Iran agreed in late 2013 to resolve an IAEA list of PMD-related issues in twelve areas. Iran has resolved questions in only one of these and is refusing to address the rest. Resolving questions about past Iranian nuclear-weapons work is important to set a baseline for verification, since IAEA inspectors need to know what nuclear research Iran has been engaged in and where this work has been conducted. Closing the IAEA’s PMD dossier would seriously undermine efforts to verify a nuclear agreement and would be another instance of Iran getting a pass for cheating on international agreements.

I’ve written previously in NRO that in their desperation to get a nuclear deal with Iran, which they hope will bolster the legacy of the Obama presidency, Obama officials are pursuing a policy of containment of an Iranian nuclear bomb. President Obama has in effect decided to concede the nuclear bomb to Tehran. In such a context, the latest proposed Obama-administration concession to Iran makes sense. Since the nuclear agreement is all about the Obama legacy, and not about stopping or slowing Iran’s nuclear-weapons program, Obama officials will make almost any concession to Iran to get a deal. Iranian leaders know this and are holding out for further and more generous U.S. concessions.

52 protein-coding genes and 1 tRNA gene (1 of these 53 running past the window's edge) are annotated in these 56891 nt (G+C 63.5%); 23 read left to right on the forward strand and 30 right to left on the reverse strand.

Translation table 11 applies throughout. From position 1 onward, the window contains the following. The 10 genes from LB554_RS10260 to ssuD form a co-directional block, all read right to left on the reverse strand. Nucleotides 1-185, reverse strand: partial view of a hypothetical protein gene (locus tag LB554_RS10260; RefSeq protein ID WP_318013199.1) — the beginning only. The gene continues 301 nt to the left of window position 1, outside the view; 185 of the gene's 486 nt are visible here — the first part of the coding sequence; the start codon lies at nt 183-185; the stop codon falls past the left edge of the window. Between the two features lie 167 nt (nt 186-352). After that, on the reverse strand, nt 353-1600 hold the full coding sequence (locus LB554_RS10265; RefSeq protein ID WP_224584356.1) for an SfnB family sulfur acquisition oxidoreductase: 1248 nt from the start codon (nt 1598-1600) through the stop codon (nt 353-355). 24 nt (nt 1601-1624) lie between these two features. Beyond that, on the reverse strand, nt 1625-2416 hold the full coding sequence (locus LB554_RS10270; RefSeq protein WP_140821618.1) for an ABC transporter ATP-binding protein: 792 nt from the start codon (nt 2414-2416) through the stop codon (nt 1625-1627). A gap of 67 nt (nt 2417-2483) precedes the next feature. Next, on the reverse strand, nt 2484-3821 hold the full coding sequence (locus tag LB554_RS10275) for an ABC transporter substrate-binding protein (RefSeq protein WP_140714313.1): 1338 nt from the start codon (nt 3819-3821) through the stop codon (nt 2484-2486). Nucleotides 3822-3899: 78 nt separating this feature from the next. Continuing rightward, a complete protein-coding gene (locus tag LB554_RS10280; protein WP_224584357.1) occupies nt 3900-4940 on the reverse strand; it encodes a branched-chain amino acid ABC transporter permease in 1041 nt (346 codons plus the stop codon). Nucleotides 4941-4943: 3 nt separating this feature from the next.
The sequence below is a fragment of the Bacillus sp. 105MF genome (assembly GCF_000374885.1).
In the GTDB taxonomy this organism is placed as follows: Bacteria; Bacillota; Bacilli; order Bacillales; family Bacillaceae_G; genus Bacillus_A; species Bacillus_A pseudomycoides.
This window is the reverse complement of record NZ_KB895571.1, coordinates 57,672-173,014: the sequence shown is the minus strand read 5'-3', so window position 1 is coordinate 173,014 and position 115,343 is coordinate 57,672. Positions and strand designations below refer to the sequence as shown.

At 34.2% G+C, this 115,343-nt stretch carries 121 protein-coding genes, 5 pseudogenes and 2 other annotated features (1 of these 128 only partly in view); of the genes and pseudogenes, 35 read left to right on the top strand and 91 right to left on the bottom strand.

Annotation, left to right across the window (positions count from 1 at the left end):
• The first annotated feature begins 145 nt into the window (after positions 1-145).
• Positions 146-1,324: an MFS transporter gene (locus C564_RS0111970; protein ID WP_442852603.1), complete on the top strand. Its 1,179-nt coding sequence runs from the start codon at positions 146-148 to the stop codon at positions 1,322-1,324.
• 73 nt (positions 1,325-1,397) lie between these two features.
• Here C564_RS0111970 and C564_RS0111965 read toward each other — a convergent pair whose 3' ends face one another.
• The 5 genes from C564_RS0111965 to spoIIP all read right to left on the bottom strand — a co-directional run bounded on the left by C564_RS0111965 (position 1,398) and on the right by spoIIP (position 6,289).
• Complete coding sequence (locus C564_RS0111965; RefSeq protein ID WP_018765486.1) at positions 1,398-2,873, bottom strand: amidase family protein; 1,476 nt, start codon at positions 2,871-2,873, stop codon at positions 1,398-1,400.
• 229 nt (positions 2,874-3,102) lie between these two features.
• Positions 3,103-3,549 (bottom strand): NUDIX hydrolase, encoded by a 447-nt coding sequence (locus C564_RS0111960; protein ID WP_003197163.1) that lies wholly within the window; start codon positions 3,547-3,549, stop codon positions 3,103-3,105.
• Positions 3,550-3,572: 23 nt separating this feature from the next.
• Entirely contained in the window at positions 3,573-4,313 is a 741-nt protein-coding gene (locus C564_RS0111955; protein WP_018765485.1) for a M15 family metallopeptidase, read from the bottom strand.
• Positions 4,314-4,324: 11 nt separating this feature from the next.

Congress must put a stop to this madness. If a nuclear agreement is concluded with Iran, Congress must reject it on a bipartisan basis. Congress also must restore a responsible U.S. foreign policy on Iran by passing new sanctions requiring Iran to comply with all U.N. Security Council resolutions on its nuclear program.